How Artificial Stupidity Is Ruining Our Lives

Evil contraption. A wood-burning stove is looking really good right now.

by James A. Bacon

Periodically, Bacon’s Rebellion asks whether the increasing complexity of society is out of control. Personally, I don’t worry much about Artificial Intelligence wiping out our jobs or taking control of humanity because so much putative “intelligence” of the artificial variety is incredibly stupid.

Case in point: my microwave oven.

Just as my elderly parents wanted a cell phone that just made phone calls, I want a microwave oven that just re-heats food. All I ask is for the machine to respond to few simple commands. Instead, I have a digital monster connected to the Internet that promises a dazzling display of versatility but is, in fact, functionally useless.

When we first installed our Whirlpool about a year ago, it had a digital interface that took way more effort to understand than I wanted to devote to the task. When I buy an appliance, I’m really not interested in taking an hour-long tutorial on how it works, I want it to be simple and intuitive. But at least I could readily access the digital buttons that allowed me to re-heat food. Then, one day, our microwave spontaneously updated its user interface through, I presume, its Wi-Fi connection. Now our little digital pad offers quickie tutorials on how to do all manner of things we don’t want our microwave to do but does not allow us to get out of tutorial hell. We can stand and watch what the controls allegedly can do — we just cannot access the actual controls.

We’ve tried pressing every combination of buttons there is to push. We’ve unplugged the contraption and let it re-boot. We’ve consulted YouTube for instructions. We’ve accessed online chat only to bang into pay walls of various kinds. Our misery and frustration has become a potential revenue generator for Whirlpool and a host of intermediaries.

The new interface on our microwave tells us that we can hook it up to Amazon Echo and control it via voice commands to Alexa. I don’t want to control my microwave via voice commands — I just want to use my index finger! I don’t want to access my microwave, via Echo, on my smart phone while driving home from work! I work at home — if I want to heat something, I’m about 10 steps away from the microwave!!

Whirlpool has spent good money adding useless, zero-value-added capabilities to my microwave that I don’t want, and I don’t want to take the time to learn how to use. Artificial Stupidity (AS) has rendered my appliance unusable!

I’m willing to invest time learning how to use my PC, learning how to operate my blogging software, and learning how to use a tiny fraction of the capabilities in my smart phone. But frankly, I’m not willing to spend time learning how to use my microwave, my oven, my washing machine, my dishwasher, my drier, my refrigerator and my toaster, each with its own unique interface. AS applied to my home appliances adds not one whit to my personal productivity or quality of life — it’s doing  the opposite. Whirlpool, do you want to differentiate yourself in a crowded marketplace? Ditch the digital!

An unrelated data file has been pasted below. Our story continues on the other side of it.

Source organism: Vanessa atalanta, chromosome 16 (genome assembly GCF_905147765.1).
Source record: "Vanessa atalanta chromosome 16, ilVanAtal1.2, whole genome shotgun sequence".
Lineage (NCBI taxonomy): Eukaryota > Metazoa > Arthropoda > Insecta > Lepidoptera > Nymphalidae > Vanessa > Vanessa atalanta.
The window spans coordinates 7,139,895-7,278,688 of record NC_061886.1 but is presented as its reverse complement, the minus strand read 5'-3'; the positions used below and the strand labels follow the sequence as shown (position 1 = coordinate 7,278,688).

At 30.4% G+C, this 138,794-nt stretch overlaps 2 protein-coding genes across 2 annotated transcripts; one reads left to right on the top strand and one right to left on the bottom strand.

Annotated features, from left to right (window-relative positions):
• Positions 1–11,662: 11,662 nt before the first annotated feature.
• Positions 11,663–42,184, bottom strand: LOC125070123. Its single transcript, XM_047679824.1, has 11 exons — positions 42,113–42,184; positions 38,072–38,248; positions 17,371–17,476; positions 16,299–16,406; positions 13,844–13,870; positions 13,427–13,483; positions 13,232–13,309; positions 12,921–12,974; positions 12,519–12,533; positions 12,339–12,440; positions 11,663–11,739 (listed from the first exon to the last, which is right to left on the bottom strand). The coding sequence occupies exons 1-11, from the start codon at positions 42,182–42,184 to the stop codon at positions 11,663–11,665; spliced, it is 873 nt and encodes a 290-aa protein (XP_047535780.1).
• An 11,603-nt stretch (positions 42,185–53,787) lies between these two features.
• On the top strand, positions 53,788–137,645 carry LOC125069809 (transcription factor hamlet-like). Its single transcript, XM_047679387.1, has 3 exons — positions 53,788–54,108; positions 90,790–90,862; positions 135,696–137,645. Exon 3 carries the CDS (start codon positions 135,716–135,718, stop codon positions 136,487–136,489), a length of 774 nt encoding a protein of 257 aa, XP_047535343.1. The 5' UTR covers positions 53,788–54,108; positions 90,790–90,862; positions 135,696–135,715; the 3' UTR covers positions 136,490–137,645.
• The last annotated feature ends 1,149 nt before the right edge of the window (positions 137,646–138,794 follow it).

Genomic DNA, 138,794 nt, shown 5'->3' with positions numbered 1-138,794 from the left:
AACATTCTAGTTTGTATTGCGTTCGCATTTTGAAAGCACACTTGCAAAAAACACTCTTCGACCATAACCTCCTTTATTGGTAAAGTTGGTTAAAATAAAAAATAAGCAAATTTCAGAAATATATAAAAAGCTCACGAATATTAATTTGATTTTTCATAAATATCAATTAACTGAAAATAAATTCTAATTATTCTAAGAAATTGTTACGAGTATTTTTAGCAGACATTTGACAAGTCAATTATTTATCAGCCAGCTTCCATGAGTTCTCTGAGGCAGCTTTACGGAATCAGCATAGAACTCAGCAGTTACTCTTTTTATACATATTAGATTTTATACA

Bacon’s bottom line: Rather than eliminate jobs, AS is creating new openings for people dealing with customer complaints and fixing what hadn’t been broken before. This is not the future I had envisioned.

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17 responses to “How Artificial Stupidity Is Ruining Our Lives”

  1. Peter Galuszka Avatar
    Peter Galuszka

    Alexa, dig up dirt on Democrats!

    1. thepolichick Avatar


      All the chicks I know say, “Alexa, vacuum the house!”

  2. Reed Fawell 3rd Avatar
    Reed Fawell 3rd

    “Periodically, Bacon’s Rebellion asks whether the increasing complexity of society is out of control. Personally, I don’t worry much about Artificial Intelligence wiping out our jobs or taking control of humanity because so much putative “intelligence” of the artificial variety is incredibly stupid.”

    Incredibly WRONG on both counts. You better start worry big time, because artificial intelligence is enormously powerful and awesomely competent in a rapidly growing number of ways. A growing number of experts believe Google now possesses the power to flip the election to the candidate of its choice, with few knowing it. That’s only tip of iceberg as to how and who in our high tech industry can corrupt our elections to suit their choices in ways main stream media can only dream of and wish for.

    1. thepolichick Avatar

      Artificial intelligence is, in fact, awe-inspiring. Too bad the long arc of the phenomenon is posited as if it exists free from energy inputs.

    2. djrippert Avatar

      The term “artificial intelligence” is too broad and vague to use effectively. However, the trend of computerized automation and intelligence should scare the bejesus out of everybody. Yesterday, Houthi rebels in Yemen used drones to knock half of Saudi Arabia’s oil production capability offline. Yemeni rebels using drones that seem to have worked near perfectly? Yes, the drones were almost certainly supplied by Iran but even Iranians building drones that can penetrate sophisticated air defense systems and wreak havoc inside a sovereign nation. Who would have guessed that would be true 10 years ago?

      FBI Director Christopher Wray in October warned a Senate committee that civilian drones pose a “steadily escalating threat.” The devices are likely to be used by terrorists, criminal groups or drug cartels to carry out attacks in the U.S., he said.

      Every day more jobs are vanishing due to computerized automation and intelligence. Rural high bandwidth internet to support call centers? There won’t be any call centers (staffed with humans) by the time the network is built.

  3. Dick Hall-Sizemore Avatar
    Dick Hall-Sizemore

    Jim, I feel the same way you do. I recently looked into converting my cable program to a more basic list. The “basic” list contains over 150 channels, 95-98% of which I have no interest in. I am glad to hear about the digital microwave. Maybe I will go out and buy a back-up old fashioned microwave while they are still available.